In a striking contrast to what has largely been a cold, wet winter, it’s 65 degrees and sunshine as Eduardo Herrera stands near Madera South High School’s track on a recent afternoon after school.
His mood is fit for a virtual January day of perfection – proud, pleasing and smiling as bright as the snowcapped Sierra Nevadas clearly visible to the east.
The Fresno Bee’s two-time Runner of the Year in boys cross country reflected on a career that will go down as one of the most remarkable success stories the Central Section has known.
In any sport.
“The doors are open,” he says.
College doors. Custom. Upscale.
Unlike his roots.
NCAA cross country power Portland is offering a guaranteed five-year scholarship valued at $250,000.
The youngest son of Mexican immigrant farm workers without high school educations, the senior with a 3.5 grade-point average will visit Cal next week and, a few days later, Portland, a private sister institution to Notre Dame and a traditional NCAA cross country force that is merely offering a guaranteed, five-year, full scholarship valued at a quarter mil – yes, $50,000 a year.
And throw in a $1,000 annual stipend to help cover personal expenses such as flights back home.
Perhaps this best explains why the 18-year-old better known as “Lalo” is beaming. The former soccer player had no intention of running distances competitively before caving to many as a freshman and following the lead of his older brother, Jose Herrera, The Bee’s Runner of the Year in 2012.
I never could have imagined what I’m doing. This is a wonderful thing for me that I never pictured. My high school career has been amazing and I’m really proud of what I’ve done, being offered full scholarships and as a son of parents who don’t have the money to pay for them.
Madera South’s Eduardo Herrera
“I never could have imagined what I’m doing,” he says. “This is a wonderful thing for me that I never pictured. My high school career has been amazing and I’m really proud of what I’ve done, being offered full scholarships and as a son of parents who don’t have the money to pay for them.”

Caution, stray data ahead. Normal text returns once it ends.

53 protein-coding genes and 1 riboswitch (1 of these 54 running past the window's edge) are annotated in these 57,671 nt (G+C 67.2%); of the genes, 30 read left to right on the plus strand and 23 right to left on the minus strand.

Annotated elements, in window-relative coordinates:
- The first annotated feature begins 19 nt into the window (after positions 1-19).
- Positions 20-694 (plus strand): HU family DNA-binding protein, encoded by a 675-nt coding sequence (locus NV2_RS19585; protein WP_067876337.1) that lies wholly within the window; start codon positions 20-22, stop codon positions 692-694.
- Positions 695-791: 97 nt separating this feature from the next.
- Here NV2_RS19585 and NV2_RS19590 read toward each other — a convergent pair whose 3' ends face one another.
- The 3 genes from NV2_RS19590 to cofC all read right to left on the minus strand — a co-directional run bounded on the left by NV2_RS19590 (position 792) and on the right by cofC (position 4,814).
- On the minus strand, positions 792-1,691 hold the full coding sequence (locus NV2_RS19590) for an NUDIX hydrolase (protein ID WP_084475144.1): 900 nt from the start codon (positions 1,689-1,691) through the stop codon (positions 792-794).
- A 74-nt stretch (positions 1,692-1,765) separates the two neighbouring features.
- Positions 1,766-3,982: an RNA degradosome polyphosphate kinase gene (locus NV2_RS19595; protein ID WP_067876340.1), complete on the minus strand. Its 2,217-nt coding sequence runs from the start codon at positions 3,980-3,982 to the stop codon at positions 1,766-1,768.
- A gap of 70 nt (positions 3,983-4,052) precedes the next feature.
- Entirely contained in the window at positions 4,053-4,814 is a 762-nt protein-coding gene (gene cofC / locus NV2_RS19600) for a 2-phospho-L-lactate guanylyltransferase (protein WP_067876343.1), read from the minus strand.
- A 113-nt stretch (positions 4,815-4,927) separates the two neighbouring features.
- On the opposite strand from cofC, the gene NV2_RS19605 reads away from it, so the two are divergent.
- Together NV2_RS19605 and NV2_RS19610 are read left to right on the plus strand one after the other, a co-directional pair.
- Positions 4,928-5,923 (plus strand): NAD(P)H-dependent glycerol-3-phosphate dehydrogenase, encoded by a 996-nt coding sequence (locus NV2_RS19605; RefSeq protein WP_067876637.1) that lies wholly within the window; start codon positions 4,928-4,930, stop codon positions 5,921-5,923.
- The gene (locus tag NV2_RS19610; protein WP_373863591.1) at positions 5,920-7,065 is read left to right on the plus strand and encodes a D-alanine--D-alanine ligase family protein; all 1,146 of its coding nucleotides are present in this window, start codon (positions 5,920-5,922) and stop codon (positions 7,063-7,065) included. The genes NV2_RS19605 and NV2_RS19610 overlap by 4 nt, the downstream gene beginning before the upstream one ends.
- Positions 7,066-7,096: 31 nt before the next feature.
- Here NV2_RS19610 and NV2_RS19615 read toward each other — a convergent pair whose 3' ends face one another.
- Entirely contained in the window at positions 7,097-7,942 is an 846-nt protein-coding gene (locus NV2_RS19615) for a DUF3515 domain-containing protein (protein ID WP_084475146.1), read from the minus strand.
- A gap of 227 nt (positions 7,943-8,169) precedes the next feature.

Running on house money at the collegiate level is not an issue for Herrera, the best runner in Central Section history, a two-time section Division I champion; a three-time state top-10 finisher, including a second place this season; and an All-American thanks to a fifth-place finish in the Nike Cross Nationals in December in Portland, Ore.
All four of his high school cross country teams were section champions in a program that has won eight straight in three divisions, and his indifference to pain has wowed Madera South two-year coach and former assistant Eloy Quintana.
“With distance running,” Quintana says, “if you’re running comfortable, you’re doing it wrong; you have to run at a level of discomfort, you have to hurt, and that’s Lalo’s mentality. He’s a competitor without fear, one with the maturity to take on a challenge, and that’s why he’s so successful.”
Is this about genetics?
Did he inherit it from brother Jose? “I have no idea. I only ran with him one year. I never asked him how he felt, did he feel tired, while running the races.”
Did he inherit it from his father, also named Eduardo? “Maybe. He told me he was a cross country runner in Mexico, but he stopped (running).”
14:48.8 Central Section cross country record at Woodward Park’s 3.1-mile course by Eduardo “Lalo” Herrera
No stopping the namesake now, whose time of 14 minutes and 48.8 seconds in the CIF State Championships this season at the 3.1-mile course (5-kilometer) at Woodward Park broke the section record of 14:51 set by Buchanan’s C.J. Albertson in 2010 and is ranked 11th all-time at Woodward Park, the state’s 29-year official course.
He’ll complete his prep career this spring in track and field, where he ranks sixth and seventh all-time in the section 1,600 (4:10.13) and 3,200 meters (8:55.93), according to historian Ron Blackwood.
Herrera placed third in the state 3,200 final last June at Buchanan’s Veterans Memorial Stadium.
“Oh goodness,” Quintana says, “he has a high probability to contend for a state title. And this is California, which says so much about his talent.”